Would you like to reduce insecticide applications while also lowering the number of codling moths in your orchard? You might be able to, with the help of bats.
Kate Ingram, a wildlife ecology PhD student at the University of California, Davis, is trying to determine just how helpful bats can be in orchards. “My project is attempting to really look at the interaction between bats and crop pests in walnuts specifically,” she says.
Ingram is by using acoustic recording devices placed in walnut orchards to record bats and see what species are out there, and how often they’re flying by. This will allow her to create an activity index, where she can compare organic to conventional walnut groves, as well as groves that have bat boxes and those that don’t, to see how bat activity differs in each scenario.
Through these recordings, Ingram has determined that up to 10 species of bats are active in walnut orchards and, in some cases, they’re making thousands of feeding buzzes each night when they’re about to home in on an insect. “Those feeding buzzes show me not only are bats present on walnut groves, but they’re eating things,” she says.
Ingram is also collecting bat guano from underneath bat roosts and submitting that guano to a DNA analysis to determine whether bats are eating codling moth. Although the research is still in its preliminary stages, it looks like about 10% of guano samples have coddling moth DNA in them. “That’s a pretty nice number that I can hopefully plug into economic models to show if you have bat houses around, this is about how much you can expect bats are taking care of coddling moths, and so this is how much bats are saving you every year in terms of sprayings or pheromone disruptors,” Ingram says.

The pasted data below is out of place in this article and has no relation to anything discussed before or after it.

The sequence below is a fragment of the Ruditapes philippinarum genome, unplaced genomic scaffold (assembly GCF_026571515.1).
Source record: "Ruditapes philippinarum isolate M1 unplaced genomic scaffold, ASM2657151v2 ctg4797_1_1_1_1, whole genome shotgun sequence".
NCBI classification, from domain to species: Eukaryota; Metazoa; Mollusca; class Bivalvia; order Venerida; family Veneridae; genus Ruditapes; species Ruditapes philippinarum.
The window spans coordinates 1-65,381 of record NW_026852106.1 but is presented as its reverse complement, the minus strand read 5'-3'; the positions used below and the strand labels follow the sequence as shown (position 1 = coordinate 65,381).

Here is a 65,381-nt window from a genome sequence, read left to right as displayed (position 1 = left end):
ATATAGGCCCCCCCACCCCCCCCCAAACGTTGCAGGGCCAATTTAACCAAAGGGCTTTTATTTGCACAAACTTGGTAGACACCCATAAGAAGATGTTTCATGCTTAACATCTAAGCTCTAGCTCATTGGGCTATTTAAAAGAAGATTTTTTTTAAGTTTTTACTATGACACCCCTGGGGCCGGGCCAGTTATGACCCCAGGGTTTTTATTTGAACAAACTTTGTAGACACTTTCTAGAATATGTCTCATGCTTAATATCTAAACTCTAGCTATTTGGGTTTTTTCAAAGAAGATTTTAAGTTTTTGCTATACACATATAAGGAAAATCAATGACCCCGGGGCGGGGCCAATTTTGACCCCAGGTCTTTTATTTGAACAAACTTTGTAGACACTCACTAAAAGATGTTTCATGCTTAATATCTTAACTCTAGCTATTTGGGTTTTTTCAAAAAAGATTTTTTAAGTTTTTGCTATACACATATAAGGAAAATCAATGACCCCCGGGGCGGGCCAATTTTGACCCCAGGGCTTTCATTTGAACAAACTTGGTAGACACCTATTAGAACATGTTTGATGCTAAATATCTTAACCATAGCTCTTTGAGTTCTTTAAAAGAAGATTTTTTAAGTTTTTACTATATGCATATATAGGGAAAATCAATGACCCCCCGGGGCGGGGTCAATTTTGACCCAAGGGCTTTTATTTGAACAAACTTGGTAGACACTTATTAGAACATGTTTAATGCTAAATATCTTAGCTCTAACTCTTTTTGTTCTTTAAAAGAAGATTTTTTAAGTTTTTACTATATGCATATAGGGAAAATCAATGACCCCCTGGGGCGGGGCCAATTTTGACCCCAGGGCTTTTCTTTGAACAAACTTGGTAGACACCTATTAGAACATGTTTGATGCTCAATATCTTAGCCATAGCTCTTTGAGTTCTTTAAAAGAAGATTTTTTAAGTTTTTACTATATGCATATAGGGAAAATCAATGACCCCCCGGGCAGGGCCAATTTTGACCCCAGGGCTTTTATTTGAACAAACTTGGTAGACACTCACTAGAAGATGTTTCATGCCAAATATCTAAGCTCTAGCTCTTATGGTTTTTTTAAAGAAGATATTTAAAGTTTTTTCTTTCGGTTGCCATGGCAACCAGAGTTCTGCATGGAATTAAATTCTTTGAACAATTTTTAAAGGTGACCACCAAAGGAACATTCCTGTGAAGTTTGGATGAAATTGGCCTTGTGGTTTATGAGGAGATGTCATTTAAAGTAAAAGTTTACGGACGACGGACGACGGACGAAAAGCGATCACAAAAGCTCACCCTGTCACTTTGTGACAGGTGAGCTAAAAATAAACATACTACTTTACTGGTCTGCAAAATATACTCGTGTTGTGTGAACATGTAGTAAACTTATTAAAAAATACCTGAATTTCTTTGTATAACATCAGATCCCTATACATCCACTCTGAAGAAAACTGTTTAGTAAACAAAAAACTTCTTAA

So how do you attract more bats to your orchards? Putting up bat houses is a good start, Ingram says. There’s no rule about how many bat houses to install per acre, and Ingram is of the mindset that the more the better. They can be placed on poles erected in the middle of fields, or on structures on the property. But, food safety needs to be considered. That means keeping bats away from equipment like tractors, where nuts could come into contact with bat guano.
“There are obviously trade-offs between having wildlife on your farm and the benefits they may have and the damage or the worries that they may cause,” Ingram says. “In my humble opinion, bats are not very damaging, but you do have to be cautious about where you put up your bat houses.”
For growers interested in learning how to make and where to place bat houses, Bat Conservation International is an excellent resource.